Doing the Right Thing for the Wrong Reasons

Lets start out with an absolutely essential understanding if we’re going to proceed from here. If we cannot agree upon this point, please just stop reading now, as we’ll likely never agree upon anything.

Jerry Jones has absolutely no integrity.

I need only refer back to the most recent scandal that had his stamp of approval, when 2 domestic abusers ago, he proclaimed that domestic abusers are not welcome in Dallas, he has a zero tolerance policy, and he promptly put Greg Hardy on the field. So on this point, we can not disagree. I could certainly go on and on, and an article about his lack of integrity could be great fun, but I digress.

Jerruh’s lack of integrity interestingly appears to have landed him on the right side of the argument for once. No, I do not mean that I think Zeke Eliott is his latest example of a good and honest Cowboy that the NFL has wrongfully accused of domestic violence. There’s a special place in Hell for men that abuse women, and Zeke along with a couple other Cowboys are on the fast track with Jerry’s blessing. However, because Jerry is an idiot (how he became a billionaire absolutely baffles me) and can’t see anything other than the six inches in front of his face, he has suddenly come to the conclusion that overall, Goodell is bad for the game.

Now that Goodell has in Jerry’s opinion, railroaded yet another player, one that is on Jerry’s team as opposed to someone else’s, Goodell is suddenly a cancer to the league, is the source of all its problems, and must go. NOW. Prior to Zeke getting busted, er, wrongfully accused, ole Roger was in line for a healthy extension in Jerry’s eyes. Jerry even voted in favor of it only a few months back.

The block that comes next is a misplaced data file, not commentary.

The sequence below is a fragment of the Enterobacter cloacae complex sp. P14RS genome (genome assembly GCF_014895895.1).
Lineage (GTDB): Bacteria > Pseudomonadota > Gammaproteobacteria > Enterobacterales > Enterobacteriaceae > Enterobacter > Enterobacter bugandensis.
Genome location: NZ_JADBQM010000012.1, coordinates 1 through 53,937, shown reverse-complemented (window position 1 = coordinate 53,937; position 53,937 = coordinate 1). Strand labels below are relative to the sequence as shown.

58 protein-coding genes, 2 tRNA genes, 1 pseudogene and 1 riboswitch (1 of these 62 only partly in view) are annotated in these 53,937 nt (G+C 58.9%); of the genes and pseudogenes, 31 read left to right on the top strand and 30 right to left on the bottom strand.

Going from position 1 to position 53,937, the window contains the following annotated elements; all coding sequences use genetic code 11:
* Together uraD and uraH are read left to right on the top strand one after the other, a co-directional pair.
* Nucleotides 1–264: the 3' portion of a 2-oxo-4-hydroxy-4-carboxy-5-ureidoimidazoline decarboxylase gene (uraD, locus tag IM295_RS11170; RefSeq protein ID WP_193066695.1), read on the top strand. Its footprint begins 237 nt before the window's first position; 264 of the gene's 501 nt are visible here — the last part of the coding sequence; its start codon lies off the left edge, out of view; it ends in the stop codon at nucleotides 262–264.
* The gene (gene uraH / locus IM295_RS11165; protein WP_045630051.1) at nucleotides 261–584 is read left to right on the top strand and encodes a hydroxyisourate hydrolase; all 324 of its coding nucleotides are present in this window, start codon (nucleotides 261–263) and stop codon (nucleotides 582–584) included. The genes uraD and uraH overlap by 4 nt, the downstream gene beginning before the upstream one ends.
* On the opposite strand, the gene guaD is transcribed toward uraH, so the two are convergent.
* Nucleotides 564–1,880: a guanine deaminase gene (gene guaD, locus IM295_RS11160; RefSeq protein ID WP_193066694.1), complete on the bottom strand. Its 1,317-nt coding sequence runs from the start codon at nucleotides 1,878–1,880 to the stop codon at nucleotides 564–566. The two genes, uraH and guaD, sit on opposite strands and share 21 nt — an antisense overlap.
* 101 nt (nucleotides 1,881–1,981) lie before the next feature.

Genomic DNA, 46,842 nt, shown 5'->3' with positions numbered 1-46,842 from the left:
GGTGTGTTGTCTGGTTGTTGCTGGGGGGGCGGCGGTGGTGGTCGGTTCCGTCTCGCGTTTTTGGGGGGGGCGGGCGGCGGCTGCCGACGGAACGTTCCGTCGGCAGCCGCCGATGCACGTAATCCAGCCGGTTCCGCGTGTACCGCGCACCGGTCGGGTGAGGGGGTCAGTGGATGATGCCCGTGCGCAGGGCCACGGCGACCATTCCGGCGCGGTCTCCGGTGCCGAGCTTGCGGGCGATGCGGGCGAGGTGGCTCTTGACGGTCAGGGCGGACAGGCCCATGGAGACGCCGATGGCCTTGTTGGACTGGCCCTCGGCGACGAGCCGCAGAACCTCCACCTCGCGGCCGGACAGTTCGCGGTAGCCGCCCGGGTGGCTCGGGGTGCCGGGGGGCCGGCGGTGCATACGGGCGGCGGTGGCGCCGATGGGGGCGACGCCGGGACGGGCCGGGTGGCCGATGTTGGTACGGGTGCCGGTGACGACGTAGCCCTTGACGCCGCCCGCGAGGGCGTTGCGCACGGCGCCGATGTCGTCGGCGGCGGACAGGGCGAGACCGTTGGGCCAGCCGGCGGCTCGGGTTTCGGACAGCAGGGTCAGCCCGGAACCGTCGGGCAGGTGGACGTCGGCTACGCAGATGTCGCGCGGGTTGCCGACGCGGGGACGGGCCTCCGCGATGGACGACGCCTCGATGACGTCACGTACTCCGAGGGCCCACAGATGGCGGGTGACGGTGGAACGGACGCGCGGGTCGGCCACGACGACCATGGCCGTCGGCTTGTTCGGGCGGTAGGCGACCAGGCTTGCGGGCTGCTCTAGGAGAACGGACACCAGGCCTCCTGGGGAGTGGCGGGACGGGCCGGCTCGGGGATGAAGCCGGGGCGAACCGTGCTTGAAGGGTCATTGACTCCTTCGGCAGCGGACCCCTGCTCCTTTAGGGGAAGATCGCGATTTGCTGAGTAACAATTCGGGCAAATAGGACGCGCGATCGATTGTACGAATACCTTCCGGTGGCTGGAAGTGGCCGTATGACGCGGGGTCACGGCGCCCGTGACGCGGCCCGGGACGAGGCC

At this moment, I do suspect that Goodell’s time has come. Obviously the players think he must go. But, even from the perspective of the owners, Goodell has done absolutely nothing for them since completely fleecing the players in the last labor agreement. But this is the NFL, and what have you done for me lately? Unfortunately for the owners, that fleecing is only beneficial to the owners if the revenue is flowing in. But, ratings are down, very down, and therefore revenue will soon follow if it hasn’t yet. For this, Goodell is quite responsible. Goodell’s job is to produce and package his product in order to successfully take the biggest market share possible and therefore maximize the desire of advertisers and consumers to gleefully hand the owners fistfuls of cash. The minimum job you could demand of Goodell would be that he at least maintain status quo in ratings and revenue. Unfortunately though, at this moment in Goodell’s tenure, you can really say only 2 things.

1. He greatly enhanced the slice of the pie that the owners will
receive from annual revenue. Fantastic to owners on its face.
2. The pie itself is shrinking before our eyes. That is bad for
players, bad for owners, and bad for fans.

Goodell is not expanding or even maintaining his product’s success. If anything, his product is currently in a state of rapid decline. Blame it on the kneeling players if you like(I do know people that are boycotting). Blame it on labor unrest(I personally never forgave baseball from the 1994 strike). Blame it on oversaturation. I for one think Thursdays should be reserved for college, and at my age I can pretty much guarantee that I will NEVER, EVER, watch a game on Twitter unless it’s the only place the Packers are on, and I certainly will never think that the Packers or any other team playing in London is a positive development. Blame it on what you like. It is Goodell’s responsibility to enhance and sell the product, and he is failing at the moment. Of course, when put to a vote, Jerry voted in favor of Goodell’s leadership under these very circumstances. Until, that is, heavy handed discipline had an impact on the Cowboys. Now Goodell is a pariah.